Mathematicians do not deal in objects, but in relations between objects; thus, they are free to replace some objects by others so long as the relations remain unchanged.
The idea that someone with a bit of natural dexterity and a lot of practice can trace any card's path as it travels through several riffle shuffles of a deck is amazing to most of us (and a good reason we amateurs should stay away from Blackjack tables and Poker games). The above video by Kevin Houston gives an excellent demonstration of how card tracking is possible using a "perfect shuffle" and then goes on to explain the math behind why this particular shuffle works as it does. In passing, musicians will recognize one of the techniques since it's based on modular arithmetic––the same elementary principle as the one at work behind the "octave equivalence" and "pitch class" concepts. But what we're interested in here is still mostly the "geometries of permutations."
Another interesting card shuffle is often associated with the mathematician Gaspard Monge (1746-1818), a colorful character active during and after the French Revolution and usually thought of as the inventor of descriptive geometry. What is often called the "Mongean shuffle" works like this. . . .
We'll select only six cards from the deck to make the principle clear, keeping in mind that, once understood, it can be applied to the entire deck of 52 cards. Let's say we have, arranged from top to bottom, the Ace, 2, 3, 4, 5, and 6 of clubs. Now, ignoring the mechanics of how this shuffle might be performed in practice by a dealer or magician (it's rather clumsy compared to the riffle illustrated in the video), we lay out a single Mongean shuffle of these six cards face up. Begin by laying down the top card, the Ace, then place the next card, a deuce, on the table to the left of the Ace, then the three to the right of the Ace, the four to the left of the deuce, the five to the right, and finally the six to the left. The result is the re-ordering 6, 4, 2, Ace, 3, 5:
Flipping this map diagonally and repeating the procedure, we can follow any card through six shuffles until it returns to its original position.
Why does this map look familiar? (As if you haven't guessed already.) But "looks familiar" isn't enough. Let's try applying a procedure that, once again, will be familiar to most musicians – or at least to those who have played/looked at Bach's Musical Offering.
Here again is the basic Mongean shuffle:
Let's get the cards out of the way to follow the moves more easily. This gives us a sort of placeless map .... (sorry) ...
Start by flipping this map over horizontally, resulting in a retrograde map.
Then flip that result over vertically, resulting in an inversion of the retrograde.
Then lay the cards back on the table using the new map to see what this retrograde-inversion shuffle results in.
The retrograde-inversion of the Mongean shuffle produces precisely the same map we encountered in the sestina.
But we're not finished quite yet. Trying to visualize the Mongean shuffle as a transformed version of a spiral (the way we initially described the sestina) is a bit of a stretch. Still, following a curvy path, it almost makes sense to see how the spiral:
might be seen as a tangled/untangled version of Monge, which itself can be seen to resemble a snake twisting back on itself or the action of a wave rebounding from the side of a pool:
If we want to get away from continuous "curving actions" but still stay with some sort of helpful visualization that gives the same results, we might think of these two procedures as things to do with two three-pronged combs. Making one comb out of the left side and one out of the right, we reverse one of them, stretch them both a bit, and then interleave the result. Then the spiraling looks like this in the corresponding comb version:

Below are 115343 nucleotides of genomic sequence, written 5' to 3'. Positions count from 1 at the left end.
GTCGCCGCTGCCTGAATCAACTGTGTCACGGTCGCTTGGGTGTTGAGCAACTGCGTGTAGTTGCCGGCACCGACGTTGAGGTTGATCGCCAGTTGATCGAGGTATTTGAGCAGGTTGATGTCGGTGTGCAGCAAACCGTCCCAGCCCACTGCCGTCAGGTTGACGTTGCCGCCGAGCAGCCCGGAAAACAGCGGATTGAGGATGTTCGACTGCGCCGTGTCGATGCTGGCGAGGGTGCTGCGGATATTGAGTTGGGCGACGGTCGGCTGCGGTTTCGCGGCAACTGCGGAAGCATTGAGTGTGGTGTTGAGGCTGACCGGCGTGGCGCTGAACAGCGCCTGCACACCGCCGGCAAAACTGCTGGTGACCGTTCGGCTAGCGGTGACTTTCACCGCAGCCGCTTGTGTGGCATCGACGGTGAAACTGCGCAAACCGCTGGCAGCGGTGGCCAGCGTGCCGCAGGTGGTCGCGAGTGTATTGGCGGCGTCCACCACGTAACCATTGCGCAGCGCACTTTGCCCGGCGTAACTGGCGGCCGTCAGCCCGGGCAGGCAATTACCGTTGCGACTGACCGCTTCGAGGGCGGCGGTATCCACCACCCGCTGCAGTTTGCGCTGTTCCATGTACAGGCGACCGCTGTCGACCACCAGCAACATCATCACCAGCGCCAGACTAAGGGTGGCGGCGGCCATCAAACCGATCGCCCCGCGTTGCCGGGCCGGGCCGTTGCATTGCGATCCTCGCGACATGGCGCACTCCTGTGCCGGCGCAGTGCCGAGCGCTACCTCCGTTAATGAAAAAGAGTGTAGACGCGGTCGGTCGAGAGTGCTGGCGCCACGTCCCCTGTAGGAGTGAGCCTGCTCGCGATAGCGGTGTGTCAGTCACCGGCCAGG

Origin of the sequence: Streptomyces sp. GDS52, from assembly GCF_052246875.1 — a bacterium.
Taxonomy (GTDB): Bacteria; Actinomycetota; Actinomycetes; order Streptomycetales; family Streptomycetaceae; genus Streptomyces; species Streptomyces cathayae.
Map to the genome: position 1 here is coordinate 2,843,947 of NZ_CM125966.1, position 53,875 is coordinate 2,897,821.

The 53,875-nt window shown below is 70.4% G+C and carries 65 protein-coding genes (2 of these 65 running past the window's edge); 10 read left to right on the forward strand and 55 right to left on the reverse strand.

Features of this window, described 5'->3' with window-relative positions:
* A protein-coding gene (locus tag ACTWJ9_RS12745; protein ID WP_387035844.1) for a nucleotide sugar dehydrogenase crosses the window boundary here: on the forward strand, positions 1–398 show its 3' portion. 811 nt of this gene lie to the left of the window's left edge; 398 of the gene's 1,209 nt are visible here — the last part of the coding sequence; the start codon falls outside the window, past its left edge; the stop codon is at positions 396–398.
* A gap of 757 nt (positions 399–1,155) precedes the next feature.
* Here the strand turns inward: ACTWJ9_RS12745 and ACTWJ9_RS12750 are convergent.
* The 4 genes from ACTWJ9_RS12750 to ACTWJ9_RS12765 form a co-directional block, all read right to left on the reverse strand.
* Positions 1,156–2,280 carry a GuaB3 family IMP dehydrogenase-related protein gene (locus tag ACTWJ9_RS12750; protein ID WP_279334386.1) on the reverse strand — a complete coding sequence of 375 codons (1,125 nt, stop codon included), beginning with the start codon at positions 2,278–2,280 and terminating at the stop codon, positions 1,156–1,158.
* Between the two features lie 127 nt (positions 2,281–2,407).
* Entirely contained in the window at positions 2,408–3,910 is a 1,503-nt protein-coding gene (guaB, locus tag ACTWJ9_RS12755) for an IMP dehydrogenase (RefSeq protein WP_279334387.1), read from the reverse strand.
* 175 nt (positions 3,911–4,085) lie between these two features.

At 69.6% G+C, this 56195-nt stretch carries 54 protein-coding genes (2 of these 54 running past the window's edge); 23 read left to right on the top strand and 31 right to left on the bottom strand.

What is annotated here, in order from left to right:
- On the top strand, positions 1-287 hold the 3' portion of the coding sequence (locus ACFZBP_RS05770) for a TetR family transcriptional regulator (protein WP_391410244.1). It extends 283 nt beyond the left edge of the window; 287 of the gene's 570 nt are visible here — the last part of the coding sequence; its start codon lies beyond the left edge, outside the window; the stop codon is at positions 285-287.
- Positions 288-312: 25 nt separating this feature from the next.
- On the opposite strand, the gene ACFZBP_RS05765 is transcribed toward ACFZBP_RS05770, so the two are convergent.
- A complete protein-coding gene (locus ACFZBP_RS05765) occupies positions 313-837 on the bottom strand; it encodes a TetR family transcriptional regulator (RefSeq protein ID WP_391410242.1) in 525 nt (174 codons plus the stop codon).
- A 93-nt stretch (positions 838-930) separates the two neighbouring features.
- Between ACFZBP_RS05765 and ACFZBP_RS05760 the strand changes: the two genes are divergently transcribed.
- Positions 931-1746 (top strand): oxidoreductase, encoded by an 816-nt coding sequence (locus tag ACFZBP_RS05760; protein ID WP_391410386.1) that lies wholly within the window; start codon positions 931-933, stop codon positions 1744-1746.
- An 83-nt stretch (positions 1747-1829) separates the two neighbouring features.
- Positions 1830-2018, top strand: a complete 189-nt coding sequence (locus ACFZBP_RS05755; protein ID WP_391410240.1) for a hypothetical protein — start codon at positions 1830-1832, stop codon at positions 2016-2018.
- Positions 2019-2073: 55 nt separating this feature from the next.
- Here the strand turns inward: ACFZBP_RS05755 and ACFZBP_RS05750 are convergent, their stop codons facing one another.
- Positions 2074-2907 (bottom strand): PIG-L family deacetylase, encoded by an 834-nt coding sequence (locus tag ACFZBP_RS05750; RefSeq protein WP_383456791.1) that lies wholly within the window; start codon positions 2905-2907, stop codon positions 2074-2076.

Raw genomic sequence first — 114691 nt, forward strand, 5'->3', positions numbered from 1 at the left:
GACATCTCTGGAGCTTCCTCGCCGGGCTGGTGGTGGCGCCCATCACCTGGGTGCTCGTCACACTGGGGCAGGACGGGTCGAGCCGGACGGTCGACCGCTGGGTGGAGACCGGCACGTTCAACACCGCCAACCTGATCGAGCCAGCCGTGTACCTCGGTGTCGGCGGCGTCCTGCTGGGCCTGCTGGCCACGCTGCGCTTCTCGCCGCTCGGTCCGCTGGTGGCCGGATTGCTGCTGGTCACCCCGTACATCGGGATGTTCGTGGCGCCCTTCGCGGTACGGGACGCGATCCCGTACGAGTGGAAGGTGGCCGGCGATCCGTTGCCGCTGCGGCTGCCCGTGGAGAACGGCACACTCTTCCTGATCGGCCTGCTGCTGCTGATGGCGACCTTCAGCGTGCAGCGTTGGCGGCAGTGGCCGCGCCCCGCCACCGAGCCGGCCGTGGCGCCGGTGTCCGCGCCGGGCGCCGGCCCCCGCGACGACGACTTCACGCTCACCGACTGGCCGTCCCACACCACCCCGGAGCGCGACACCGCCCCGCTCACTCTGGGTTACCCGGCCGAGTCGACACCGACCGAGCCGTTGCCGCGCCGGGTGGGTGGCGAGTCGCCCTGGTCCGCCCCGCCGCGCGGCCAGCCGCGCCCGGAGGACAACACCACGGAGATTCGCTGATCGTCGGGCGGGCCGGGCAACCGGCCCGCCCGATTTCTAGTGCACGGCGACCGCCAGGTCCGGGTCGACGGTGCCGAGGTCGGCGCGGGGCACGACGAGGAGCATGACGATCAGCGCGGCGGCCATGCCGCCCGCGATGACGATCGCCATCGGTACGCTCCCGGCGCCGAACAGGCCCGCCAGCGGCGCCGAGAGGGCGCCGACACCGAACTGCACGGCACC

Starting back at the consecutive numbers once more, this time dividing the positions into odd and even, we separate them again, turn one of them backward again, and then recombine by concatenation. So the wave in its corresponding comb version looks like this:
Ideomorphically, of course, the two worlds can't be mixed––playing cards are not words and card shuffling is not poetry. And neither, again ideomorphically, is a snake or a spiral a card trick or a poem. And that's just the point, because we are searching for sub-surface isomorphic actions–beyond metaphor and analogy–that connect otherwise unrelatable worlds. In the isomorphic underworld, not only can a hair comb be a metaphorically useful object-symbol within a poem, it can also provide a translucent structural basis for the poem. In fact, the first of the two "comb moves" above is precisely the way the sestina was often described, rather than the spiral description I chose to begin with. The technique in medieval times was known as retrogradatio cruciata–"backward crossing."
Next: Just what is
multi-tasking parallel processing, anyway? ––––>
 I mention Bach in this passing reference rather than Schoenberg, whom many would prefer to focus on as the more obvious culprit. I did this to keep my background emphasis that all these tricks are ancient & didn't just spring into being starting in the early 20th century. It's relatively easy to identify the inventor of the steam engine, but not so easy to identify the inventor of the wheel. By the time JS Bach came on the scene, many of these tricks/transformations had already long been in use. For a fun time with the Bach canons in the Musical Offering, there are two interesting web sites – one in a math version and one in a non-math version.
 Treated as religious symbolism, this term might also suggest anything from dark word play to heresy to outright satanism. But I have never read any suggestion of this elsewhere, so this must remain my personal fantasy. (Still, an interesting potential plot twist for a novelist or playwright, though?)